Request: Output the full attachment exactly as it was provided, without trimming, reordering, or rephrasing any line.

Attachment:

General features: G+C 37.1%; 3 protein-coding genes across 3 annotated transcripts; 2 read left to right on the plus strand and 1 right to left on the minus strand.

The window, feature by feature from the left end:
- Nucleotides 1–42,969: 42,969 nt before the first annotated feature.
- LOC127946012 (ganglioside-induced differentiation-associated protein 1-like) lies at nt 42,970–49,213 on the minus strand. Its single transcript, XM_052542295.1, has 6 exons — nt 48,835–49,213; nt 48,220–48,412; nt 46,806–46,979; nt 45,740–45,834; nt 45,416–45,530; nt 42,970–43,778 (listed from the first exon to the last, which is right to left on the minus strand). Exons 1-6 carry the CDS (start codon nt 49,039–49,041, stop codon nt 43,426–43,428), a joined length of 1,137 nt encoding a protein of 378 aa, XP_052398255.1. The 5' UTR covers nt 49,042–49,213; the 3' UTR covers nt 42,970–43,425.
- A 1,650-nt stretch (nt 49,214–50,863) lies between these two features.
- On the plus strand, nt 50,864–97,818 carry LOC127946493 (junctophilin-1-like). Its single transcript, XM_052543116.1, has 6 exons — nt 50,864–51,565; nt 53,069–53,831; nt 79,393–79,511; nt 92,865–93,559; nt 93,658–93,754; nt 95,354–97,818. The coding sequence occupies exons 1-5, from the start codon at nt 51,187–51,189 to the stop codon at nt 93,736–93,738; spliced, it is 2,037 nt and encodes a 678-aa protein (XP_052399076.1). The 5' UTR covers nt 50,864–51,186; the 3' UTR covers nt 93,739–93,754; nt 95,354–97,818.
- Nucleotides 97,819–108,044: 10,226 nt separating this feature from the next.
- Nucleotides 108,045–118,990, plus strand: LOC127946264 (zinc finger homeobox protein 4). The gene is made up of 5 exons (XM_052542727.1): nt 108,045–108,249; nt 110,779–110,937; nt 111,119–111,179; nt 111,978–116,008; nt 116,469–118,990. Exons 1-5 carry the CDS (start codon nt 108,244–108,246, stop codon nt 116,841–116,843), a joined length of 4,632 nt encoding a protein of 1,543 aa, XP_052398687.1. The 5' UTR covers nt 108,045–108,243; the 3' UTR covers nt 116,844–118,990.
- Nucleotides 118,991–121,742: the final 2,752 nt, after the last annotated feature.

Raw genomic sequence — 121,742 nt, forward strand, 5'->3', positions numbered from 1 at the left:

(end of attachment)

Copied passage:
General features: G+C 37.1%; 3 protein-coding genes across 3 annotated transcripts; 2 read left to right on the plus strand and 1 right to left on the minus strand.

The window, feature by feature from the left end:
- Nucleotides 1–42,969: 42,969 nt before the first annotated feature.
- LOC127946012 (ganglioside-induced differentiation-associated protein 1-like) lies at nt 42,970–49,213 on the minus strand. Its single transcript, XM_052542295.1, has 6 exons — nt 48,835–49,213; nt 48,220–48,412; nt 46,806–46,979; nt 45,740–45,834; nt 45,416–45,530; nt 42,970–43,778 (listed from the first exon to the last, which is right to left on the minus strand). Exons 1-6 carry the CDS (start codon nt 49,039–49,041, stop codon nt 43,426–43,428), a joined length of 1,137 nt encoding a protein of 378 aa, XP_052398255.1. The 5' UTR covers nt 49,042–49,213; the 3' UTR covers nt 42,970–43,425.
- A 1,650-nt stretch (nt 49,214–50,863) lies between these two features.
- On the plus strand, nt 50,864–97,818 carry LOC127946493 (junctophilin-1-like). Its single transcript, XM_052543116.1, has 6 exons — nt 50,864–51,565; nt 53,069–53,831; nt 79,393–79,511; nt 92,865–93,559; nt 93,658–93,754; nt 95,354–97,818. The coding sequence occupies exons 1-5, from the start codon at nt 51,187–51,189 to the stop codon at nt 93,736–93,738; spliced, it is 2,037 nt and encodes a 678-aa protein (XP_052399076.1). The 5' UTR covers nt 50,864–51,186; the 3' UTR covers nt 93,739–93,754; nt 95,354–97,818.
- Nucleotides 97,819–108,044: 10,226 nt separating this feature from the next.
- Nucleotides 108,045–118,990, plus strand: LOC127946264 (zinc finger homeobox protein 4). The gene is made up of 5 exons (XM_052542727.1): nt 108,045–108,249; nt 110,779–110,937; nt 111,119–111,179; nt 111,978–116,008; nt 116,469–118,990. Exons 1-5 carry the CDS (start codon nt 108,244–108,246, stop codon nt 116,841–116,843), a joined length of 4,632 nt encoding a protein of 1,543 aa, XP_052398687.1. The 5' UTR covers nt 108,045–108,243; the 3' UTR covers nt 116,844–118,990.
- Nucleotides 118,991–121,742: the final 2,752 nt, after the last annotated feature.

Raw genomic sequence — 121,742 nt, forward strand, 5'->3', positions numbered from 1 at the left: